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Wisconsin Chamber Orchestra: Two Great Halves Equal One Spectacular Evening

03.23.13
Shai Wosner
Madison Magazine

By Greg Hettmansberger

When you go to a concert and come away with the feeling that either half of the performance would have been worth the price of admission, you know it’s been a very special evening. Such was the case Friday night when Andrew Sewell conducted the latest installment of the Wisconsin Chamber Orchestra’s Masterworks Series at the Capitol Theater.

The first order of business was the change of soloist: it was an unfortunate case of déjà vu for fans of pianist Anne-Marie McDermott, who was forced to cancel due to a family emergency. The good news was that, just as happened a couple of seasons ago, Shai Wosner was available to replace her, and was prepared to perform the same work, Mozart’s Piano Concerto No. 24.

I missed Wosner’s pinch-hit pianism two years ago—but having heard him this time, I’m likely to go out of my way to experience his liquid keyboard mastery again. The Israeli-born, New York-based musician is firmly established as a pianist of surpassing gifts in everything from Mozart to contemporary composers, but in a performance that sounded as though he had been preparing for his own scheduled appearance for months, no one would mind if he became a Mozart specialist.

Here is some context for any readers who have these sounds as a reference point: his Mozart reminded me of the tender clarity of Alicia de Larrocha, or more recently, the gentle lyricism of Mitsuko Uchida. I was fortunate to be seated in the balcony, keyboard side, and in a first-movement passage of arpeggios that used nearly three-fourths of the keyboard up and down, Wosner unleashed as connected a stream of sounds as can be imagined on the instrument. He makes one forget that the piano by nature is a percussion instrument, a thing of hammers and steel strings.

His own cadenza was a model of thoughtful structure and balanced virtuosity, and Sewell and the WCO played with a chamber music intimacy that did not diminish the drama of this C-minor masterpiece. The near-capacity audience seemed to beg for an encore with three sustained curtain calls, and Wosner finally obliged with a haunting minor gem, a “Hungarian Melody” of Schubert.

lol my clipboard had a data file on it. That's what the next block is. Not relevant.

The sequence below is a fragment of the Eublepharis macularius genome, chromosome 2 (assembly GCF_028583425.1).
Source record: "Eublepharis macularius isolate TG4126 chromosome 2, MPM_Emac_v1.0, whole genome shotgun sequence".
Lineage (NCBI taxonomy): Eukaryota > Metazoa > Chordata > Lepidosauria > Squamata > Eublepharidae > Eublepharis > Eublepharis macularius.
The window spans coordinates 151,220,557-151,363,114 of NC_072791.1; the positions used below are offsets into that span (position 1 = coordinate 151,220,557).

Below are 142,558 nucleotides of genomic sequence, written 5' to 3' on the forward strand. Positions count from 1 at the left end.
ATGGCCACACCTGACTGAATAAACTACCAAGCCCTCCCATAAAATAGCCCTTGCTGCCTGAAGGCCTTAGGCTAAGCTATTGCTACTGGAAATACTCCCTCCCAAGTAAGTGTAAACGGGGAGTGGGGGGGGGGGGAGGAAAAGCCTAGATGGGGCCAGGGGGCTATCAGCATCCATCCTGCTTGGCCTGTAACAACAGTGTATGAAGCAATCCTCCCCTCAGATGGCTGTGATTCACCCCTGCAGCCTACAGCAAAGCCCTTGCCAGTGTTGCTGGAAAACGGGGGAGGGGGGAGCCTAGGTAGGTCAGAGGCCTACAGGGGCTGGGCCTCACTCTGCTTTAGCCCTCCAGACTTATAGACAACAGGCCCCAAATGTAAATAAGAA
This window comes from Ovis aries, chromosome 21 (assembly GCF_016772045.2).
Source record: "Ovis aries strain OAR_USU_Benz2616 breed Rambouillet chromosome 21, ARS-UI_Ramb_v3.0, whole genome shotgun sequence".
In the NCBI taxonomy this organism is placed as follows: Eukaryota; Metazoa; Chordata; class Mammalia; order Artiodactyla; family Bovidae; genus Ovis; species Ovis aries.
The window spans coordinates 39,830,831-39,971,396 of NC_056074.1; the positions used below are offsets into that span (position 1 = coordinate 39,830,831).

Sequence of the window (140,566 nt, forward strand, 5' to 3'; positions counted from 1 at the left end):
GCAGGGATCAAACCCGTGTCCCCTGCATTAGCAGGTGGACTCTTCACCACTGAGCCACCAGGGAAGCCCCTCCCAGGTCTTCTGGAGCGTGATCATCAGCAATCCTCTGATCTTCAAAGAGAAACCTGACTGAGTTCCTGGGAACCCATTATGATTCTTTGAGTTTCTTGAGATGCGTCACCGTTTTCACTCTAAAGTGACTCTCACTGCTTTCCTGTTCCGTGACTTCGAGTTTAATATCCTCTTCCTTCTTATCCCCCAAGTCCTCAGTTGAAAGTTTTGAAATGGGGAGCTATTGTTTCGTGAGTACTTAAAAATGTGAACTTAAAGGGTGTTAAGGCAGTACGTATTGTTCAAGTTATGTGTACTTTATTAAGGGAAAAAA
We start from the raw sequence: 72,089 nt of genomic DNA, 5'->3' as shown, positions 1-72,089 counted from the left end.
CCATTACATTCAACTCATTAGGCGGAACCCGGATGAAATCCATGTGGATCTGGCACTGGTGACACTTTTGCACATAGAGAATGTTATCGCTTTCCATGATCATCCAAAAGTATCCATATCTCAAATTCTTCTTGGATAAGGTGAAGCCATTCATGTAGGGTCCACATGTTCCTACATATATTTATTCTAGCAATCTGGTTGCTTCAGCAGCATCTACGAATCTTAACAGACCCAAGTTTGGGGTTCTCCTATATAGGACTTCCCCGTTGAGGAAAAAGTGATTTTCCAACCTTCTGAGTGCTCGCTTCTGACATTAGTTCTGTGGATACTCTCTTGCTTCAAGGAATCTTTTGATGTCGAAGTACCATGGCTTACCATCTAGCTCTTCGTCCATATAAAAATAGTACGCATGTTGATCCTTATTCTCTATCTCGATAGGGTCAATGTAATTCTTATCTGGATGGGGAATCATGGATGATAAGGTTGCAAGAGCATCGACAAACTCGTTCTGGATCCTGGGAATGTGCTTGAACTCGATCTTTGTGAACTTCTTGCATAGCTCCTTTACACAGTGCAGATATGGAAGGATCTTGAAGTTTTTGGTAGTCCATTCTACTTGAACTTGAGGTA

Justly celebrated by critics and audiences alike for his penchant for consistently unearthing unusual programming choices, Sewell hit another bull’s-eye with the early Bruckner work commonly referred to as “Symphony No. 0.” It was actually composed after his Symphony No. 1, but never revised or published—and not destroyed, as Bruckner had many of his early works. He marked it “Nullte,” and while he may have proclaimed it “null,” it is certainly not void.

It is worth noting that, while there have been whispers for a year or more that the Madison Symphony was planning to program some Bruckner, Sewell beat them to it—and did it right. After all, the typical Bruckner symphony demands large forces, and the later symphonies can run to an hour or so. But the “Nullte” worked beautifully with an ensemble of about forty, and it was thrilling to hear a WCO brass section of five horns, two trumpets and three trombones.

Better still were the contrasts, e.g. an extended brass fanfare answered by chamber-like strings, or the familiar Bruckner “motor rhythms” with suspended woodwind notes hanging in the air waiting to flesh out a chord. It was as if Sewell had invited us into a musical laboratory, a kind of sonic x-ray of Bruckner in some embryonic stage. But again, this is not an unfinished work, just an unpolished one, and Sewell and his charges seemed to genuinely relish all the special moments, ultimately making the case that this is a work worth hearing from an orchestra of any size.